New York Senator Proposes Law To Prevent Banks From Keeping Your Points When Closing An Account

If you have an American AAdvantage account or a United MileagePlus account and cancel your co-brand credit card, you still miles in your American or United account. However if you cancel a bank rewards card, that’s akin to cancelling the account that holds the points. You’re going to lose your points.

  • Generally if you have more than one card with a bank, you can pool all of your points into a single account (American Express does this automatically). So losing your points is only an issue when your last account with the bank is closed.

  • Depending on the issuer you may be given a grace period in which to use your points.

If the bank closes your account you may initially not be able to do anything with your points. In most cases, as long as there’s no allegation of fraud, you’ll be able to either access the account briefly for redemption or receive some compensation for your accumulated balance. The bank is in the drivers seat here, though. And you have to push for anything you get.

American Express says if they close your account, points are forfeit, but if you close your account but have at least one non-Membership Rewards account still open you’ll have a 30 day grace period in which to use your points.

New York State Senator Shelley Mayer has introduced a bill that would require banks to give consumers 90 days to use their credit card rewards points if their account is closed either by the consumer or the bank.

Here’s the relevant text of the proposed law.

IF ANY CREDIT CARD ACCOUNT OR REWARDS PROGRAM IS MODIFIED, CANCELLED, CLOSED OR TERMINATED, THE HOLDER MUST RECEIVE NOTICE FROM THE ISSUER OF SUCH CANCELLATION, CLOSURE, TERMINATION OR MODIFICATION AS SOON AS POSSIBLE, AND IN ANY EVENT WITHIN FIFTEEN DAYS OF SUCH CANCELLATION, CLOSURE, TERMINATION OR MODIFICATION. BEGINNING WITH THE DATE ON WHICH NOTICE IS SENT, THE HOLDER SHALL HAVE NINETY DAYS TO REDEEM, EXCHANGE, OR OTHERWISE USE ANY CREDIT CARD POINTS THAT THE HOLDER ACCUMULATED AT THE TIME OF SUCH MODIFICATION, CANCELLATION, CLOSURE, OR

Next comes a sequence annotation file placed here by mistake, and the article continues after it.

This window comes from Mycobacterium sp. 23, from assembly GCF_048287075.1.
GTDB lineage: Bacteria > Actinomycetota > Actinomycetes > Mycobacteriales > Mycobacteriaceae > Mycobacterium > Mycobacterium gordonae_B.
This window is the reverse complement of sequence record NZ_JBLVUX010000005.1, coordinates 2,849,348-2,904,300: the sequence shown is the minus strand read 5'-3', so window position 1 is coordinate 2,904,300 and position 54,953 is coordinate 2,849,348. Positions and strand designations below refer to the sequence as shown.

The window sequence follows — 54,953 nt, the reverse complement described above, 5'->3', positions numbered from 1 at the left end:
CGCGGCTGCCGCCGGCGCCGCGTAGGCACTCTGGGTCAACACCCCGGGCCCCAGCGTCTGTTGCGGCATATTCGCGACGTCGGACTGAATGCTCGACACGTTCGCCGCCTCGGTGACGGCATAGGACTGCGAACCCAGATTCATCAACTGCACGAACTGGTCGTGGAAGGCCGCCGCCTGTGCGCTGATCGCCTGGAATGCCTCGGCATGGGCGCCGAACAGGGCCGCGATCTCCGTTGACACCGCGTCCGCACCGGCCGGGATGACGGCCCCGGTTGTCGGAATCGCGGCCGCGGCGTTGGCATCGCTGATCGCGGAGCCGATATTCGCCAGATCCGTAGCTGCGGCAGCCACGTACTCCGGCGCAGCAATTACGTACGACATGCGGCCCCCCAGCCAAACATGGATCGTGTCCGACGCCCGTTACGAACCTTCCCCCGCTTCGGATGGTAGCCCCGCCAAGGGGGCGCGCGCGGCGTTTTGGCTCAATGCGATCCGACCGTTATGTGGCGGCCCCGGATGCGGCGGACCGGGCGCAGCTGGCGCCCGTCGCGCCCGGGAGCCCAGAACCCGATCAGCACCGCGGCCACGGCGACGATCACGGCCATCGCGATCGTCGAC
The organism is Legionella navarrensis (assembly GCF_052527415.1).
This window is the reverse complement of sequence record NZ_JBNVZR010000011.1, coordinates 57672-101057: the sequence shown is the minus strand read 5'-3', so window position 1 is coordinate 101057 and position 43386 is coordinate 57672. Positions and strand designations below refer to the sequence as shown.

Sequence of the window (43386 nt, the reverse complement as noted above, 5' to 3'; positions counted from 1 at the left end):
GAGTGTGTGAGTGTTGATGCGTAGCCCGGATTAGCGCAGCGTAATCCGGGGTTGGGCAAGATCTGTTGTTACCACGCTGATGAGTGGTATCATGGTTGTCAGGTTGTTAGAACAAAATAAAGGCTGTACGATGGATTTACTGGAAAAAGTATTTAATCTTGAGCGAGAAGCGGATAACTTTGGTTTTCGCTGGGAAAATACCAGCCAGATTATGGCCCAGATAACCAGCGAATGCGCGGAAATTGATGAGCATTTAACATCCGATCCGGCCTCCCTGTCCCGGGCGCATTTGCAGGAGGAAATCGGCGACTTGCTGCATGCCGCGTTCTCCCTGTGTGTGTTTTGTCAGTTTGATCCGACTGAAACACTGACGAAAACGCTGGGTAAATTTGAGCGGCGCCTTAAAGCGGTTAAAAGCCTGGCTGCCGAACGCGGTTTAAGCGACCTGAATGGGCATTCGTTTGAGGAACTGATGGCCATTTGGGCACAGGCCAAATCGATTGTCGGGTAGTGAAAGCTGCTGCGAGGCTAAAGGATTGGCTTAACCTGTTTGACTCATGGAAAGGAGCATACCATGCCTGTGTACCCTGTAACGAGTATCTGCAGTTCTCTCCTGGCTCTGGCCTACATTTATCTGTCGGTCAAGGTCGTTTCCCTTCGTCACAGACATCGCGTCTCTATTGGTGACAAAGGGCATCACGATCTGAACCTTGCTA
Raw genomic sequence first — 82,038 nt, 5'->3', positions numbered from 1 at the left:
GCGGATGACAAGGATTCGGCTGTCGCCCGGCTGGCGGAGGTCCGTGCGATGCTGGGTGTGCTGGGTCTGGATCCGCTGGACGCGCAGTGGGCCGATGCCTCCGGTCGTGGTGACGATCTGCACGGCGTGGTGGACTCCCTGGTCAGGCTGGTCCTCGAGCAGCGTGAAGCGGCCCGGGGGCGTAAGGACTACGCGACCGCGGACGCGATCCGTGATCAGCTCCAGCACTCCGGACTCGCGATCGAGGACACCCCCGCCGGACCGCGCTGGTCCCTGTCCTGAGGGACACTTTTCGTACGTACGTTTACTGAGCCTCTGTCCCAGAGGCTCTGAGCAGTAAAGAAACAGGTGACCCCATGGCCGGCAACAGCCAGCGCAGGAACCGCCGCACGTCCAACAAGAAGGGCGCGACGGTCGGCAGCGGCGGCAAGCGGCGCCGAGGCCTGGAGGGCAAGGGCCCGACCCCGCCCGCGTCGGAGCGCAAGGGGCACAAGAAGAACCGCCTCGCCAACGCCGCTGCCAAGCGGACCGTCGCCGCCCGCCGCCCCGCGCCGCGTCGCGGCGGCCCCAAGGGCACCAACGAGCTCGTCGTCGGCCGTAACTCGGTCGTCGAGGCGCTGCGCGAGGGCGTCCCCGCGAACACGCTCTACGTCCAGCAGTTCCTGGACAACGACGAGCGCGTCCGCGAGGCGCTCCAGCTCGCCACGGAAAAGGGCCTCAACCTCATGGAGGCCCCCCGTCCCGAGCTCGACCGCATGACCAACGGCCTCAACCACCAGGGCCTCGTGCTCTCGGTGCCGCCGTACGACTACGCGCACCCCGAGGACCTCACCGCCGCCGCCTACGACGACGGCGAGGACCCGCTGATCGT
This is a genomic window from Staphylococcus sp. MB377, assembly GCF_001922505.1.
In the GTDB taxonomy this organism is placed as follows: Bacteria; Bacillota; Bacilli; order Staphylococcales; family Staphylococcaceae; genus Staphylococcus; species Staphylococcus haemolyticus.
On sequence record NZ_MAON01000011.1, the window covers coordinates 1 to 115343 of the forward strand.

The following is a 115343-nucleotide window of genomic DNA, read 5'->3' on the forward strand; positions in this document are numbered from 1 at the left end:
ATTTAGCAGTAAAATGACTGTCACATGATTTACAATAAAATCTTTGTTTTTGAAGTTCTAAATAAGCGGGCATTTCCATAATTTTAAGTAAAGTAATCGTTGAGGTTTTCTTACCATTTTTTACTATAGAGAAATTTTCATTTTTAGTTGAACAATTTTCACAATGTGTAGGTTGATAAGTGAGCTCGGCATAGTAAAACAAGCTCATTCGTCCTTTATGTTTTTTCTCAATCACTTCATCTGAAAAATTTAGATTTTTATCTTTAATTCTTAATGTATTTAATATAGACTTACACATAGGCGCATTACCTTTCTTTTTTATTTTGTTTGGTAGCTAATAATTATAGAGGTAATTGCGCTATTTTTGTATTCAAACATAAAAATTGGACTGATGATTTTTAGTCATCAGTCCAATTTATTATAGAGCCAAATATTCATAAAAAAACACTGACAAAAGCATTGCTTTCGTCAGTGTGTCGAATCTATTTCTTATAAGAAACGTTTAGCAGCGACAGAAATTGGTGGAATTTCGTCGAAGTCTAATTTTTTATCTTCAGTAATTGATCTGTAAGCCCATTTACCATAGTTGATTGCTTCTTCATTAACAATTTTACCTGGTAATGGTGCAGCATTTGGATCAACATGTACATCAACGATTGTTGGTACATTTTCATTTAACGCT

TERMINATION AS PERMITTED UNDER THE TERMS OF THE AGREEMENT OR AGREEMENTS BETWEEN THE HOLDER AND THE ISSUER, AND THE HOLDER AND ANY THIRD-PARTY WHICH IS SERVICING THE APPLICABLE CREDIT CARD ACCOUNT OR RELATED REWARDS PROGRAM, SUBJECT TO THE AVAILABILITY OF REWARDS.

This legislation, which would only apply to consumers in New York, wouldn’t force the banks to allow redemption of points in the event of fraud by the cardholder – whether credit fraud or rewards fraud. The law would also ban the expiration of credit card rewards points, though of course bank points generally don’t expire as long as an account remains open.

I’m not sure I see a groundswell for this, and it wouldn’t surprise me to see plenty of pushback from the banks. I’m not predicting this becomes New York law at this point but an interesting development.

I’m also not sure I see the consumer harm that’s being addressed here. I certainly would understand in the case of an airline shutting down accounts – there’s little redress other than filing a DOT complaint and DOT has been found to improperly ignore complaints about frequent flyer progams. But banks are heavily regulated, and consumers can generally manage their own points effectively – and would be able to continue to shut down accounts unilaterally under this law citing ‘rewards fraud’ as a reason.

About Gary Leff